The Colorado Department of Transportation (CDOT) in partnership with SEMA Construction, announced the completion of two new roundabouts and the widening of Colorado Highway 9 to four lanes from downtown Frisco to Iron Springs. Road work on the Frisco to Iron Springs project began May 11, 2020 to widen CO 9 to four lanes. Improvements include constructing a pedestrian underpass between the Peninsula Recreation Area and the County Commons on the south side of Frisco, as well as installing noise walls along Water Dance and Frisco Bay Townhomes, new roundabouts at the Water Dance Drive and 8th Avenue intersections, rebuilding the CO 9 southbound right turn lane onto Main Street, replacing traffic signals at Recreation Way and Main Street and drainage improvements throughout the corridor.
“The completed project is the final stretch of the CO 9 ‘Gap Project,’” says CDOT Executive Director Shoshana Lew. “This has been a twenty-year effort to modernize the busy route between Frisco and Breckenridge in order to move vehicles through the area efficiently, as well as improve access and safety for pedestrians and bicyclists. As a result, CO 9 is positioned to better accommodate the transportation and recreation needs of growing mountain communities and increasing tourism.”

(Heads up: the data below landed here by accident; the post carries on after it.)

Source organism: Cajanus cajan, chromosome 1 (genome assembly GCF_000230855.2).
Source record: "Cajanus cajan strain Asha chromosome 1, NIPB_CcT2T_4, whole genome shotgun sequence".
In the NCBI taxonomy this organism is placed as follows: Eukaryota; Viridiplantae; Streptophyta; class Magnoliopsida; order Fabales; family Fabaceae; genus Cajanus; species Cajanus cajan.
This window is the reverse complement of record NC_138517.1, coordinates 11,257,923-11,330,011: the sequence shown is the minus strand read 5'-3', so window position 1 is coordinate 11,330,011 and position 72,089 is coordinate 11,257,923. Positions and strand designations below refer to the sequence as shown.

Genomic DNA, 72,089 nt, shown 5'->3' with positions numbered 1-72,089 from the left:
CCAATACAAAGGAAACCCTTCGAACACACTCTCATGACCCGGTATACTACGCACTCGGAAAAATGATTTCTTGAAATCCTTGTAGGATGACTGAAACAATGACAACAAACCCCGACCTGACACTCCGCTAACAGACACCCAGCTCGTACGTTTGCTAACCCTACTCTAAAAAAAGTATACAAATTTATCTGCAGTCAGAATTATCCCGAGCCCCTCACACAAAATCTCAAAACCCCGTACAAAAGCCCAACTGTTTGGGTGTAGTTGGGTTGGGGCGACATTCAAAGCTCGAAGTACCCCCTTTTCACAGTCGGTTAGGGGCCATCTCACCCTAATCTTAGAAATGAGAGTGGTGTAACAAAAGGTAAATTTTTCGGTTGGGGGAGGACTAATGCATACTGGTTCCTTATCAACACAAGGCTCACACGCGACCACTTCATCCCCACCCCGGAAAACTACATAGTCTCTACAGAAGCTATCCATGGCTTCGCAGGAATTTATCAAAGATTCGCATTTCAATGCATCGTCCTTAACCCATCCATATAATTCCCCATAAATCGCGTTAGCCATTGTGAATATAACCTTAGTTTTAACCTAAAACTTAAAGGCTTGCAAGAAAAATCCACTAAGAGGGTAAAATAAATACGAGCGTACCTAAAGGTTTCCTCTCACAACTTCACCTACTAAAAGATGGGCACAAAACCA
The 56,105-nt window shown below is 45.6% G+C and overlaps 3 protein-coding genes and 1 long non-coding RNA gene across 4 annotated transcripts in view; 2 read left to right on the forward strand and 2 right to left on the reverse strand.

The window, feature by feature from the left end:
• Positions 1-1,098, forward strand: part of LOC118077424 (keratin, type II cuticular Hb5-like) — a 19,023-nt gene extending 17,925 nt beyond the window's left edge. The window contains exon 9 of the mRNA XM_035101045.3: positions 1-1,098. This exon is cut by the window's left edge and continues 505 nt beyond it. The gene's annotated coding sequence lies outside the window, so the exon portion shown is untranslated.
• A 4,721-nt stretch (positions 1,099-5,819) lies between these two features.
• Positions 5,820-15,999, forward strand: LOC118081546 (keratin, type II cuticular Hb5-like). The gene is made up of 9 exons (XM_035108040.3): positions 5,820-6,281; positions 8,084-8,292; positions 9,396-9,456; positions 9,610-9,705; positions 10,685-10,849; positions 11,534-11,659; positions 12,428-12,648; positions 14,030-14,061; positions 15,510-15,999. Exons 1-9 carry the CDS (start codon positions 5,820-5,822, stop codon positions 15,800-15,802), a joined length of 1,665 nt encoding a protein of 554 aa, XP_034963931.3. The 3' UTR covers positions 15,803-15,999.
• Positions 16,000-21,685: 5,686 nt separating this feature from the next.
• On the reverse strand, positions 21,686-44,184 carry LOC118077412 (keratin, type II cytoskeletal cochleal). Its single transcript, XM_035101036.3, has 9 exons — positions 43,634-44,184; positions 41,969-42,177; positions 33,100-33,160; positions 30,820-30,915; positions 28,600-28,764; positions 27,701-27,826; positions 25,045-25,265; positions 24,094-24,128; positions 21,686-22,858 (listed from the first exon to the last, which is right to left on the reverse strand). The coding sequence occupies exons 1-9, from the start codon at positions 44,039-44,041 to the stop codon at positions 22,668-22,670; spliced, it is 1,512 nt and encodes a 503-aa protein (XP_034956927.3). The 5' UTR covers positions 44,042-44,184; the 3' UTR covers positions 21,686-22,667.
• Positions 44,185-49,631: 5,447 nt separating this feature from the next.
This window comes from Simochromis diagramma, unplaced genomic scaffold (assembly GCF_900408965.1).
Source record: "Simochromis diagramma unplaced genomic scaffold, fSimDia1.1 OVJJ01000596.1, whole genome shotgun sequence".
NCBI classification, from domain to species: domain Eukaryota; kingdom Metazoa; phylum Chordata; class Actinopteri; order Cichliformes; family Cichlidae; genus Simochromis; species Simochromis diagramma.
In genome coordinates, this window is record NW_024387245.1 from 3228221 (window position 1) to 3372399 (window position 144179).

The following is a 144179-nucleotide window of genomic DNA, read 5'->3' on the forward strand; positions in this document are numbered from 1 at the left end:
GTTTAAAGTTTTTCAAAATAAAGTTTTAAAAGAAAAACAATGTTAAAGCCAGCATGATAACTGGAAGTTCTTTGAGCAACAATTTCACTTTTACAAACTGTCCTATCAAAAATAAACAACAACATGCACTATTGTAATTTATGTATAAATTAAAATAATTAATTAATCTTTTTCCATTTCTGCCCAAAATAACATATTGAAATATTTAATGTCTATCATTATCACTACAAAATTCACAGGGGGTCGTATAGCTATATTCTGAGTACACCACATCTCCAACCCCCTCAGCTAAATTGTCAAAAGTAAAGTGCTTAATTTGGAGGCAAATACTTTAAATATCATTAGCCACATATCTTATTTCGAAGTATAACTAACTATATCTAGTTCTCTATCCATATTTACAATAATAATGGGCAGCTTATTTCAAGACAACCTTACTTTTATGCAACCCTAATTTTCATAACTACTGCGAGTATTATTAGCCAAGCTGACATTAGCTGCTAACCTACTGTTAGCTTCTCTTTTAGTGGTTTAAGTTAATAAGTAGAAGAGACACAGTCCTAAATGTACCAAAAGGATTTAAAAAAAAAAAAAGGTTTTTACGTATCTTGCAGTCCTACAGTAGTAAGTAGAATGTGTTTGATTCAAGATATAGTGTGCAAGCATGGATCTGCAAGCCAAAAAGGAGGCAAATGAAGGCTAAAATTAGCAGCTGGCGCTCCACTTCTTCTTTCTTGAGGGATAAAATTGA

The Frisco to Iron Springs project was made possible in part due to partnerships with Summit County and the Town of Frisco. Both local agencies helped pay for the pedestrian underpass, which allows locals and visitors alike to enjoy the many recreational opportunities at the Frisco Peninsula Recreation Area.
CDOT worked with the Town of Frisco to incorporate the Frisco Trails Master Plan in the final two phases of the Gap Project, resulting in additional and improved pedestrian pathways from Frisco Main Street to County Commons.
“The Gap Project has done a lot more than add more drive lanes for cars,” says Town of Frisco Mayor Hunter Mortensen. “It has created a better and safer experience for cars, pedestrians, and bikers with three pedestrian underpasses within one mile and with CDOT’s construction of more sidewalks and recreation paths in alignment with Frisco’s Trails Master Plan. The Town of Frisco is thankful to have partnered with Summit County Government and CDOT to make this stretch better for everyone.”
These improvements will make the Frisco Peninsula Recreation Area, as well as the 55+ miles of recreation paths throughout Summit County, more accessible and safer to access. This includes new winter recreation opportunities for using the adjacent recreation path, including Nordic skiing, fat biking, running, and walking. The eight miles between the Frisco Nordic Center and Breckenridge are now groomed when conditions allow from about mid-December through March, creating free new outdoor experiences for residents and visitors.
The underpass was also funded in part by a State of Colorado Transportation Alternatives Program (TAP) grant.